Procrastination Station

September 4, 2015

Despite pledges to return to normal order, it is increasingly unlikely that lawmakers will be able to pass a series of annual appropriations bills before the end of the fiscal year.

The series of looming deadlines have led some legislators to call the coming months an ‘awful autumn.’

When Congress returns from the August recess next week, lawmakers must work quickly on several big-ticket items. Unfortunately, House and Senate lawmakers are only both in session for a handful of days in September.


Lawmakers are trying to find ways to untie their hands from sequestration, a self-imposed punishment that set unrealistic budget caps. Defense planners want exemptions from the caps, but opponents say that any increases in defense spending must be met with similar increases to domestic programs.

The current defense budget is $38 billion over sequestration’s limit and the president vowed to veto the bill if it is sent to him. Instead of passing legislation that is doomed to fail, Congress will most likely need to pass a continuing resolution (CR) to keep the government running, and prevent a shutdown.

A CR will keep the government funded at current levels while Congress tries to come up with a funding solution. Some lawmakers hinted that a CR could last a full year, an unprecedented length for such legislation.

Preventing a government shutdown is a top priority for most Republican leaders, mindful of the political damage that followed previous shutdowns.

After the new fiscal year, Congress will have to shift to other matters: raising the debt ceiling, passing a highway funding bill, and finalizing a defense bill that has some of the biggest personnel changes in a generation.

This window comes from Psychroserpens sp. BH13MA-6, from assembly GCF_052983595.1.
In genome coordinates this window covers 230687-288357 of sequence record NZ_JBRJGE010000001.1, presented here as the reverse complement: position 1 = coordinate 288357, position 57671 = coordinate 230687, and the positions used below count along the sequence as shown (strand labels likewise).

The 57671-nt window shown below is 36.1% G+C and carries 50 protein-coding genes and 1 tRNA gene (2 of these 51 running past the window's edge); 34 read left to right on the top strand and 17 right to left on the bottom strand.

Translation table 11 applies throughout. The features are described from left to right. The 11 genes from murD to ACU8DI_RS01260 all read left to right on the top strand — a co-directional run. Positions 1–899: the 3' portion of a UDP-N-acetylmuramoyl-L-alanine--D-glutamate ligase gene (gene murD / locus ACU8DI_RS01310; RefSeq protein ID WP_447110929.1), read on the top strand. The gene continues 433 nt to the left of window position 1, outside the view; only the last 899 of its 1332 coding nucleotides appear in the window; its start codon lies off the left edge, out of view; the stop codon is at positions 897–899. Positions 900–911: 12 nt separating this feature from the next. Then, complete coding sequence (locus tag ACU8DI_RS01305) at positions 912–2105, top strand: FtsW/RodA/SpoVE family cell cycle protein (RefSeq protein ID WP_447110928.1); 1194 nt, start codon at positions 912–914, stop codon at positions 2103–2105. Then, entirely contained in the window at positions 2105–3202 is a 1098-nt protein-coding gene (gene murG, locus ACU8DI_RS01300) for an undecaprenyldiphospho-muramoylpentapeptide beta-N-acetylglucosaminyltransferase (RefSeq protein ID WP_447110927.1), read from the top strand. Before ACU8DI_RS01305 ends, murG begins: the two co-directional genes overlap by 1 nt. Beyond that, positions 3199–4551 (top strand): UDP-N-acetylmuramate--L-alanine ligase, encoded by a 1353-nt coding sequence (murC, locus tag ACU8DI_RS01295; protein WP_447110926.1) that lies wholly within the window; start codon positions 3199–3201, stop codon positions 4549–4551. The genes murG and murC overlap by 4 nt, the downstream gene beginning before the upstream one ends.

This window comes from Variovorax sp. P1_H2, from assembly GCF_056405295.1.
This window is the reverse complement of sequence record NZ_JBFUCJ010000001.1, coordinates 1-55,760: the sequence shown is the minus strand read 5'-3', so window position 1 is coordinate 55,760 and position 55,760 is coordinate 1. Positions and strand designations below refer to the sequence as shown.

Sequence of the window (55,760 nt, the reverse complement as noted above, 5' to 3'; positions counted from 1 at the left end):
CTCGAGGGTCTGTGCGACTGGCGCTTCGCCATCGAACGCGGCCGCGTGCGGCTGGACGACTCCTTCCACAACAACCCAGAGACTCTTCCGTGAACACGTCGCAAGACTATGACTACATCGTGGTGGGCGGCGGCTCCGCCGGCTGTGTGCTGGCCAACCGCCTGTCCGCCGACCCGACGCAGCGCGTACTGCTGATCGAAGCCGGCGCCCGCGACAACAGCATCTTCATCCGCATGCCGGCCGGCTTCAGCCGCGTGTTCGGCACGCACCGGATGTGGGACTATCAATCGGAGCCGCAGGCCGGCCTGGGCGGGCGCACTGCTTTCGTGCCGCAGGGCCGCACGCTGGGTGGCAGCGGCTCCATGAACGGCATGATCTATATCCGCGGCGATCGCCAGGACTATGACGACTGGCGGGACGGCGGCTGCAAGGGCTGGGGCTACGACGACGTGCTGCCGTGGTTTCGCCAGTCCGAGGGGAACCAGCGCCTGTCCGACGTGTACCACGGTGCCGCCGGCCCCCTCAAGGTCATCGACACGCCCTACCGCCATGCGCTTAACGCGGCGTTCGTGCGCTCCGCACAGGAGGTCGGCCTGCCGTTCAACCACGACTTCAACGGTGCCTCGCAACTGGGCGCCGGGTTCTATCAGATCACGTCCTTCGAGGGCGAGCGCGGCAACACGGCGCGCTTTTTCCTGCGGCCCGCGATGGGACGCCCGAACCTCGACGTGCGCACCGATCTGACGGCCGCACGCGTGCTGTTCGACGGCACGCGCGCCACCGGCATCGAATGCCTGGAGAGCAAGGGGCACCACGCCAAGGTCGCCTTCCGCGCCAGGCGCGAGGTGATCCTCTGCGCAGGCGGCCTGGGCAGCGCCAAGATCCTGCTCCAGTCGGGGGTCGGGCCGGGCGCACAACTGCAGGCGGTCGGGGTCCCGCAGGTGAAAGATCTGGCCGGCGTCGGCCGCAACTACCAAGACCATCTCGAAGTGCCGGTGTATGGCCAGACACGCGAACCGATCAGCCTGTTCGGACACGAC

Treasury Secretary Jack Lew told Congress earlier this summer that the debt ceiling would have to be raised by the end of October. Technically, the government already hit the debt ceiling, but the treasury department is using “extraordinary measures” to prevent a default.

Shortly before the August recess, Congress passed a short-term federal highway bill.

Despite making sweeping changes to the military retirement system, lawmakers seemed poised to quickly act on the defense bill. However, an eleventh hour dispute over TRICARE pharmacy fees halted negotiations. 

Send your elected officials a MOAA-suggested message urging them to reject these increases. 

One issue seemingly off the table is a nuclear deal with Iran, with the Senate announcing it has enough votes to move forward with the president’s plan. For an analysis of the deal, check out the September edition of Military Officer.

Any of these issues alone would be difficult to navigate with an agreeable Congress, but with such divides on these issues, even a slight misstep could lead to another shutdown.

With so much work ahead, awful autumn has the potential to turn into a woeful winter.